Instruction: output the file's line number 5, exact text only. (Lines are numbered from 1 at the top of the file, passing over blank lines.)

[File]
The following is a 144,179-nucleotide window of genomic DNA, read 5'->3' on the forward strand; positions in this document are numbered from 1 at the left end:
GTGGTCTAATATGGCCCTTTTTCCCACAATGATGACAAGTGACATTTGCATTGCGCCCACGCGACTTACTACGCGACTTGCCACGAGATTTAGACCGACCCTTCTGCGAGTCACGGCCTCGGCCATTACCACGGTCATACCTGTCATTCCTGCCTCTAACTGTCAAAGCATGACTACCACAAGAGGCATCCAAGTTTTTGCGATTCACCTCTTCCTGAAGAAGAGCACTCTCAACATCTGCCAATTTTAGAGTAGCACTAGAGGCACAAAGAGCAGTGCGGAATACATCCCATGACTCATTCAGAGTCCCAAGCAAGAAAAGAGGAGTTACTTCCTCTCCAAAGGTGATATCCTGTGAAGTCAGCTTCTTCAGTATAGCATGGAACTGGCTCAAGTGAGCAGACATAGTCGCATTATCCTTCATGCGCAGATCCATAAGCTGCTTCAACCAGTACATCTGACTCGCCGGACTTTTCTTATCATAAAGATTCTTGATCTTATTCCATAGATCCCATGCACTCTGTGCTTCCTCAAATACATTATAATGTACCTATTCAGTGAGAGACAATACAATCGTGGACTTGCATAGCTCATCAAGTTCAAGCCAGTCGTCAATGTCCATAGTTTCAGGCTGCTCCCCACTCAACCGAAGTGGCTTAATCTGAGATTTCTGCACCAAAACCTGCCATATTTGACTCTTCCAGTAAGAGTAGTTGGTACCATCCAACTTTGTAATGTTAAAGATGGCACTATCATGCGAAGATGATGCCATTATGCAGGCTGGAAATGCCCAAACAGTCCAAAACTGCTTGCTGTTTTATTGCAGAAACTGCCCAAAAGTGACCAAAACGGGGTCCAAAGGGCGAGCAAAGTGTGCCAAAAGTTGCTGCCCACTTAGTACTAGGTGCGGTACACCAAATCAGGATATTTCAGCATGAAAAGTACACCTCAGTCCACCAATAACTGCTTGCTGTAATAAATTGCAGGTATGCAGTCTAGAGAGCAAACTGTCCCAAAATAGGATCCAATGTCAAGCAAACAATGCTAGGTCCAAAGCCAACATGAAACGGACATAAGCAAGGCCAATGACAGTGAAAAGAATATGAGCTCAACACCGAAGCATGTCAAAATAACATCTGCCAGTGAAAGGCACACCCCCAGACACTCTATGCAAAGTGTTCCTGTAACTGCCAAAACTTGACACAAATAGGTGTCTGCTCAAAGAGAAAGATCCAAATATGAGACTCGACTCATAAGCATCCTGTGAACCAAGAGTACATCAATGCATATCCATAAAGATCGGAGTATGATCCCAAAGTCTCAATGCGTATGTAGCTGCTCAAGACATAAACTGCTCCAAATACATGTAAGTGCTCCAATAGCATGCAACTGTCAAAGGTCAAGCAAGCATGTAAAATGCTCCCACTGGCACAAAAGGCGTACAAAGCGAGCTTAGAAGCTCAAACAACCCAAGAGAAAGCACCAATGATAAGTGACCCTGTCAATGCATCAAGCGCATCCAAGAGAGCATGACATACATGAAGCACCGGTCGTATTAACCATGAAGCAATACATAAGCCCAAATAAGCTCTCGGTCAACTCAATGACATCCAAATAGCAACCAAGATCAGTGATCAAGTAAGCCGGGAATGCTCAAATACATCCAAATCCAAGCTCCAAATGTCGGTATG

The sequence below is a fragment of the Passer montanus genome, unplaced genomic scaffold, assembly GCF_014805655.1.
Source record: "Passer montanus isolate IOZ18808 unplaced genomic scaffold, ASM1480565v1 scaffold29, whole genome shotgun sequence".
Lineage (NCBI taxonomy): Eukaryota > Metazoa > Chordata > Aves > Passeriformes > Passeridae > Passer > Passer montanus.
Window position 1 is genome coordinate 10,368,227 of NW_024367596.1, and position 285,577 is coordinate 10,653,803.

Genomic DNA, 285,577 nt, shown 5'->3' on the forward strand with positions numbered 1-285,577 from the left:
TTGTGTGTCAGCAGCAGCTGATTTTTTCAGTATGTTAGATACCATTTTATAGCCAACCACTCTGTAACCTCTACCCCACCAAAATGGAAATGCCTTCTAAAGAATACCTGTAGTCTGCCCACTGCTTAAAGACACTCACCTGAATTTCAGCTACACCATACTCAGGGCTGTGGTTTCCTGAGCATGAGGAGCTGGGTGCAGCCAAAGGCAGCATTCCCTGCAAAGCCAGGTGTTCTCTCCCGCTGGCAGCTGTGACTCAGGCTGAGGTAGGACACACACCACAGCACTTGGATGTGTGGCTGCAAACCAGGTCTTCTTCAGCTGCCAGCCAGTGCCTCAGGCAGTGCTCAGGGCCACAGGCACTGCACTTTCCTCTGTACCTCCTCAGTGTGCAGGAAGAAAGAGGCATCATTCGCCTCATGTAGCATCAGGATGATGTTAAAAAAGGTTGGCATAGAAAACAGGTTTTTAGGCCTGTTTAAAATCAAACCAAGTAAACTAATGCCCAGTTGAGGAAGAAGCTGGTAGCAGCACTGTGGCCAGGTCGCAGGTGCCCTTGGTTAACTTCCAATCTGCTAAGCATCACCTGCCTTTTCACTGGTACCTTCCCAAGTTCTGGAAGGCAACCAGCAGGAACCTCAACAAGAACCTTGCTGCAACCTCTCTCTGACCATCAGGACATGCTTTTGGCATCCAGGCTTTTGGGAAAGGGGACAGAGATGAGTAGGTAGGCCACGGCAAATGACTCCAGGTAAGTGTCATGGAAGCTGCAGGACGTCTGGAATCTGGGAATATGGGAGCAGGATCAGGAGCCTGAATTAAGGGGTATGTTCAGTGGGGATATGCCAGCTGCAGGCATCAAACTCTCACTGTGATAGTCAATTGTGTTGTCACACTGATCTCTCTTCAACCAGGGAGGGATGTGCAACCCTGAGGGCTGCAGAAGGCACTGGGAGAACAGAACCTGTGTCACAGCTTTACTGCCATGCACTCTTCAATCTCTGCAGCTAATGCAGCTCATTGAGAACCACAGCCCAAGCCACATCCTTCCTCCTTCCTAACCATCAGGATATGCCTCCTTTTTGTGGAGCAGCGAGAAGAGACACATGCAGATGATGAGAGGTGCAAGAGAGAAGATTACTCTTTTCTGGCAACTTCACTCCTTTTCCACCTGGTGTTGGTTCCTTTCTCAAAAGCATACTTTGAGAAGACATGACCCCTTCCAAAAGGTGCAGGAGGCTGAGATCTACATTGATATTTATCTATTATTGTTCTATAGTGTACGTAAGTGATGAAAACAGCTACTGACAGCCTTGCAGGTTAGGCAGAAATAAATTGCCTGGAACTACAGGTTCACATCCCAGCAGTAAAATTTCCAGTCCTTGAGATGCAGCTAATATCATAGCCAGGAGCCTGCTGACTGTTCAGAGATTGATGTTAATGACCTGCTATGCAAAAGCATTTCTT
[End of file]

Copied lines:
Lineage (NCBI taxonomy): Eukaryota > Metazoa > Chordata > Aves > Passeriformes > Passeridae > Passer > Passer montanus.